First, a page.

The Justice Department, normally accustomed to telling evil-doers to reach for the sky, has been collared by a tiny federal agency for the way it has handled the cases of some employes who happen to be deputy U.S. marshals.
In a first-of-its-kind situation, the new Merit Systems Protection Board has directed the giant Justice Department not to reassign four employes. They have been giving the U.S. Marshals Service fits since blowing the whistle on alleged racial discrimination and illegal job actions.
The case is all the more interesting since it is taking place in Atlanta, Ga., practically in President Carter's back-home backyard.
Acting on the recommendation of the Office of Special Counsel, the Board (MSPB) issued a "petition for stay of personnel action" against the U.S. Marshals Service. It covers four deputies who alleged their pending transfers are reprisals for their complaints about alleged mistreatment of black coworkers, and improper conduct by their superiors. All four men are white.
Justice officials after investigating the marshals' complaints, approved the transfers to four separate cities -- Miami, Houston, San Antonio and Beaumont, Tex. The transfers had been proposed by the boss the marshals had complained against. All the men alleged through their union, the American Federation of Government Employees, that they were being harassed, given bad assignments and finally transfers for sticking up for black colleagues who had complained of alleged discrimination.
The special counsel, who has authority to investigate allegations of reprisals against government workers who complain about improper or illegal action, said the transfers appeared to be punitive, and an attempt to break up the group.
The four white deputy marshals, plus three black deputy marshals not affected by the transfer plans, had been feuding with their boss. He is the head of the U.S. Marshals Service for northern Georgia. Each had accused higher ups of being antiblack, and of abusing federal personnel rules.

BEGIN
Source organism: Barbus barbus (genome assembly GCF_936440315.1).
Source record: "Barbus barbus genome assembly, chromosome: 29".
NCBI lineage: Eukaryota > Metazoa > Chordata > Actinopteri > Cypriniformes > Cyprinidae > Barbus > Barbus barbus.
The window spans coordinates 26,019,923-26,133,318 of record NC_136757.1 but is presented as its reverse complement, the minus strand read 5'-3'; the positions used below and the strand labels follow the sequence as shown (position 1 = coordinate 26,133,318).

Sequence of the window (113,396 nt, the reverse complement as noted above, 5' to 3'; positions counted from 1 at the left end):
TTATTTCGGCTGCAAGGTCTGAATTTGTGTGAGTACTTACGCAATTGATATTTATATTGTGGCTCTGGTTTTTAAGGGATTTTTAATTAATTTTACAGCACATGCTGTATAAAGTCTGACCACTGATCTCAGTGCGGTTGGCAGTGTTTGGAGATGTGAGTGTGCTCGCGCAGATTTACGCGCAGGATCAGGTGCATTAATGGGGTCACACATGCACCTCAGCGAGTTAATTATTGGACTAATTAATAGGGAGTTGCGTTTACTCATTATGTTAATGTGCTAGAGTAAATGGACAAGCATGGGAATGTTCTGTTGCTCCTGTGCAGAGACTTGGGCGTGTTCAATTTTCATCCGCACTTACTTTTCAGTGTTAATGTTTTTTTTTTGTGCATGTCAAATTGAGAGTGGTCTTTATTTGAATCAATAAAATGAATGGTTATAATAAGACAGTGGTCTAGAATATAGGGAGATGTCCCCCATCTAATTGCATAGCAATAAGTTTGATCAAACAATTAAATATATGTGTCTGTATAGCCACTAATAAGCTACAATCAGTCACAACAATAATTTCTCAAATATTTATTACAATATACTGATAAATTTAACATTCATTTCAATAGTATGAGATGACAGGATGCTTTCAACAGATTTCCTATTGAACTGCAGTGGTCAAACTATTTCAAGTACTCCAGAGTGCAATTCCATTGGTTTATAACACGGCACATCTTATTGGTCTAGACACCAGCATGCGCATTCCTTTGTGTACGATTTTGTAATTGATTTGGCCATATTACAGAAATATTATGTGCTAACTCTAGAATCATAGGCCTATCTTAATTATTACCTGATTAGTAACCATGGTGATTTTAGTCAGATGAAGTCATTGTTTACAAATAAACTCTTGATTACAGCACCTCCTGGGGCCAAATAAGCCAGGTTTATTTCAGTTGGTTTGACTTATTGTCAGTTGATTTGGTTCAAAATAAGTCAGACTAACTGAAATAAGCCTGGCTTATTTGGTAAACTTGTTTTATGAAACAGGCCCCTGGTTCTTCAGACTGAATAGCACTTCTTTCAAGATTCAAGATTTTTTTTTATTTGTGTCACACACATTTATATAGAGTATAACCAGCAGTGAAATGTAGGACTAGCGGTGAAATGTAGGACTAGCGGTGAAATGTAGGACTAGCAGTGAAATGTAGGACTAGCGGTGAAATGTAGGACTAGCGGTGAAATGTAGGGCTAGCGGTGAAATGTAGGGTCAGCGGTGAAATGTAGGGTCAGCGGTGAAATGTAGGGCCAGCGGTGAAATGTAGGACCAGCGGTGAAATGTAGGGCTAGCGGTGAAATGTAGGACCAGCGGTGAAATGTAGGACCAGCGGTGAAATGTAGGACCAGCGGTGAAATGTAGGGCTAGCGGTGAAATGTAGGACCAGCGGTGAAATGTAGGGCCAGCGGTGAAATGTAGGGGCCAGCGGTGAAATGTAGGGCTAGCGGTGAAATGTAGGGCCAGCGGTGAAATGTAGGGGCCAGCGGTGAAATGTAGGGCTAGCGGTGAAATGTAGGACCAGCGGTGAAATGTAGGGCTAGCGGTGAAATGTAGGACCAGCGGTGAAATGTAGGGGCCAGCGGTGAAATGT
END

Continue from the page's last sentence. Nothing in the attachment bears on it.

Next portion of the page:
One deputy, Robert J. Frazier, claimed he had been forced to resign as his office's equal employment counsellor for coming to the aide of non-white colleagues in the Georgia office.
The MSPB and the Office of Special Counsel were created by the President's civil service reform act. The Counsel investigates allegations of official arm-twisting and the board, if it agrees, can order agencies to stop doing whatever they are allegedly doing to retaliate against whistle-blowers.
In documents filed with Justice, the board said the deputies troubles began in mid-1978 when they wrote Congress. They complained of alleged discrimination, violation of personnel regulations and labor law. These included alleged "dirty" or unsafe assignments for some employes. They also charged that some officials had been partying or playing when they were supposed to be taking official target practice at the Cobb County pistol range.
After at least two investigations by Washington-based personnel of the U.S. Marshals Service, the department okayed the proposed transfer of four of the men. At that time they, and the AFGE, went to the Office of the Special Counsel.
The OSC made its own study, and concluded there was "reasonable grounds to believe" that the transfers were reprisals for rocking the boat in public.
A spokesman for the Justice Department's Marshals Service said Justice "intends to support it (the transfer proposal) and make submissions with an intent to establish that the allegations" made by the four deputy marshals 'are not substantiated." He said the Department is "hopeful to be able to persuade the board" to stop its action blocking the transfers.